A new report from the Fraser Institute comes to a conclusion that will surprise few people in this community: Delays and security checks over the past decade have had a devastating economic impact — not just here but right across the country.
In fact, the Fraser study says ongoing delays and security checks are costing Canadians as much as $19.1 billion a year when it comes to lost trade and tourism. That amounts to a staggering 1.5 per cent of Canada’s GDP.
“Canadians and Americans are at a crossroads, either we continue with incremental and unco-ordinated border programs as we have often done since 9-11, or we begin to create a new border regime,” Alexander Moens, Fraser Institute senior fellow and co-author of the report, said last week. (The Fraser Institute is an independent Canadian public policy think-tank.)
Since 2001, the share of Canadian exports to the U.S. fell 11 per cent, according to statistics in the report. The Fraser study also pointed out that when it comes to border costs, it’s a two-way street. The share of U.S.-bound merchandise exports as a component of Canada’s aggregate economic output fell to 17.2 per cent as of 2010, down from 31 per cent in 2000.
On the tourism side, the Fraser report cites Statistics Canada numbers that show U.S. residents taking overnight trips to Canada dropped 23 per cent over the last decade, from 15.2 million in 2000 to 11.7 million in 2009. That’s the lowest number since 1985. The number of same-day return trips fell from 28.8 million to 8.8 million.
The report makes two key recommendations to deal with border thickening, and neither of them will come as a surprise to anyone in this community.
First, the report suggests that the 2011 Beyond the Border Declaration between Canada and the United States — in which both governments agreed to create an “integrated, multi-modal customs and transportation security regime” — is a much-needed step toward creating more efficient crossings.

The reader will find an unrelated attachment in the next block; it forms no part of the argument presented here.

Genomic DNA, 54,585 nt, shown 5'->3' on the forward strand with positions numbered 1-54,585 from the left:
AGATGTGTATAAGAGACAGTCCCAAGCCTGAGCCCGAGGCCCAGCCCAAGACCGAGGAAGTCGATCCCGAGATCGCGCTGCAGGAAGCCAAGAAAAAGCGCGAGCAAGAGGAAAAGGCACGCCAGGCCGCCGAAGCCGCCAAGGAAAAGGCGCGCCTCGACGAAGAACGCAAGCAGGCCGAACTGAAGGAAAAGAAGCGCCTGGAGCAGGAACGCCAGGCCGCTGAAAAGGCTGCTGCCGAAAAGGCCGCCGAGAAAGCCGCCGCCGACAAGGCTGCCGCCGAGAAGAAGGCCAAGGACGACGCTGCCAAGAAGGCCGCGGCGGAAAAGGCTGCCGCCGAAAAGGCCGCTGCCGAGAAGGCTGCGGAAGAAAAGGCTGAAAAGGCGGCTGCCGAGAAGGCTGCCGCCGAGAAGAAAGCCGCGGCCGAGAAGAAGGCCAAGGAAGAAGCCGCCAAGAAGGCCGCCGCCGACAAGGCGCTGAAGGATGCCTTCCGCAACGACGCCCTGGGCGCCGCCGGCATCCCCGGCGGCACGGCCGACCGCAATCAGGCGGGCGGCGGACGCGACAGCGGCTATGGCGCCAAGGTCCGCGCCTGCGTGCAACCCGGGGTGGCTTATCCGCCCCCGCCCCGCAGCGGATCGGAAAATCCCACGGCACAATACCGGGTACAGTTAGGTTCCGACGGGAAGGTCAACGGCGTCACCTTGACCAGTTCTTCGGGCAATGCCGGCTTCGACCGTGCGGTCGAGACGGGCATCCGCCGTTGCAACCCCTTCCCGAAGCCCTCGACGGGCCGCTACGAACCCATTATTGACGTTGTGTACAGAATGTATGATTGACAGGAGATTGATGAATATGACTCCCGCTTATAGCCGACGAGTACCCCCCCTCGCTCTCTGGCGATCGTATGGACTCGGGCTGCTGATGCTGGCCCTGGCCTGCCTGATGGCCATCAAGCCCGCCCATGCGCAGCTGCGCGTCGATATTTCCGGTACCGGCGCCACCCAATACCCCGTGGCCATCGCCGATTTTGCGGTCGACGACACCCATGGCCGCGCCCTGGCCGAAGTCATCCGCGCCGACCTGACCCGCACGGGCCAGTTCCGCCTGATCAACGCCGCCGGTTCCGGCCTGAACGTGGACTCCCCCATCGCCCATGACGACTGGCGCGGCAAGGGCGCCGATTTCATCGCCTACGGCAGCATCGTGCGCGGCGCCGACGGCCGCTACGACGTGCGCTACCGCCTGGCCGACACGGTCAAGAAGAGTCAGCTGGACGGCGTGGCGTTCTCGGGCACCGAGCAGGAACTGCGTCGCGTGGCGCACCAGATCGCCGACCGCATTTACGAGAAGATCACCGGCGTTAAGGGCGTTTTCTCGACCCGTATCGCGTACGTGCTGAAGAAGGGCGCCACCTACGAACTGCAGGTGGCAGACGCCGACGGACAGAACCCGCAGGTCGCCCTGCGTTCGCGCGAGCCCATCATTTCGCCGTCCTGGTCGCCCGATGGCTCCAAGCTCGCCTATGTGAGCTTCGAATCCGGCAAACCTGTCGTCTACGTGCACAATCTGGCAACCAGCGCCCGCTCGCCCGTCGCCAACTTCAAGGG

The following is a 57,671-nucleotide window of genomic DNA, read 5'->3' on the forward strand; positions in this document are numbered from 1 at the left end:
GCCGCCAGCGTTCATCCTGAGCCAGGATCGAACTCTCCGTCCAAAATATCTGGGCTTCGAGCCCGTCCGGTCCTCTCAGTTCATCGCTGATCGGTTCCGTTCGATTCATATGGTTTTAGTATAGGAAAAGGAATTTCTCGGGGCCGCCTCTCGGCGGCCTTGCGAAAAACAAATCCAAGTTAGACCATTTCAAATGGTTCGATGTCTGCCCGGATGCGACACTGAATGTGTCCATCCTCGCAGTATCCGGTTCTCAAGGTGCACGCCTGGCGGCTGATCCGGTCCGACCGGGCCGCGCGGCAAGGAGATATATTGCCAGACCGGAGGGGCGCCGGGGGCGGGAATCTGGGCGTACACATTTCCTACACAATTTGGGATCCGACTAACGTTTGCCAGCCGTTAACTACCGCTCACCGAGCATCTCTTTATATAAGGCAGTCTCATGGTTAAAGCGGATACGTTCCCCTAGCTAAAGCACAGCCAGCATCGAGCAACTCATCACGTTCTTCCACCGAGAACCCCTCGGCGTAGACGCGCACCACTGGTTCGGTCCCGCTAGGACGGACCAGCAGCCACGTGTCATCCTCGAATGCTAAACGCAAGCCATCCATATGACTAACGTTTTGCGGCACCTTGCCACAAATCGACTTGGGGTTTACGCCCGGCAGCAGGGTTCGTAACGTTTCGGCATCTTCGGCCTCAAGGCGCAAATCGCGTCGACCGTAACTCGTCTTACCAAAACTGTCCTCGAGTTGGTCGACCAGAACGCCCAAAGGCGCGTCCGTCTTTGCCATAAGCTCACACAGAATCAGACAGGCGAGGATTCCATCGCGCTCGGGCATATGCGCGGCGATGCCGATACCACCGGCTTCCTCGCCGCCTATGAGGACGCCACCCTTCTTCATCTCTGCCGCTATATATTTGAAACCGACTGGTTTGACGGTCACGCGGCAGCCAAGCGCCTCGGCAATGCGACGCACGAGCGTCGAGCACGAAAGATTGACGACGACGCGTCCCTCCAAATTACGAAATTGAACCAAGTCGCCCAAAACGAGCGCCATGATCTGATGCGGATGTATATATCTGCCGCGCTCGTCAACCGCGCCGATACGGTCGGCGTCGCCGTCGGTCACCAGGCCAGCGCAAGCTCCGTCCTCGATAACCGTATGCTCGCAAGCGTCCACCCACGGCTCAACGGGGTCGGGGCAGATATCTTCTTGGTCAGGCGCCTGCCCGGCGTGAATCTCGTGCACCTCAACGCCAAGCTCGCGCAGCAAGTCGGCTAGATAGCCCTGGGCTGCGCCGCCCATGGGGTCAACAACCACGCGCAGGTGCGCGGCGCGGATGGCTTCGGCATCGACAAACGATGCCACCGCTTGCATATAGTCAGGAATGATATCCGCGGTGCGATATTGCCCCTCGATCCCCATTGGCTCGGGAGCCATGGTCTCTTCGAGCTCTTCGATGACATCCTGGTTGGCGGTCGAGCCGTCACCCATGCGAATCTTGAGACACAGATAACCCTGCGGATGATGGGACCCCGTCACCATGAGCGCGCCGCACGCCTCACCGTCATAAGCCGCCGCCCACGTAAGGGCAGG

Fraser says the initiative, which would harmonize border programs and regulations, could strengthen North American trade while reducing border costs for taxpayers, traders and travellers.
Second, the Fraser study recognizes the need for the new downriver Windsor-Detroit bridge. It lauds the U.S. and Canadian governments for coming to a deal to build the crossing, which it says will reduce long waits at the border and aid the automotive industry.
“The frictionless flow of commercial traffic between southern Ontario and Michigan is vital for an integrated and thriving North American automotive industry,” says the Fraser study. “Since 9-11, long wait times at border crossings in the Windsor-Detroit corridor have threatened the integrity of ‘just-in-time’ manufacturing processes and have added extra production costs to automobile manufacturing, thereby hurting the competitiveness and profitability of the North American automotive industry.”
The Fraser report concludes the new bridge promises to strengthen economic prospects for both Canada and the United States.
It’s just another voice of support for getting the shovel in the ground as soon as possible.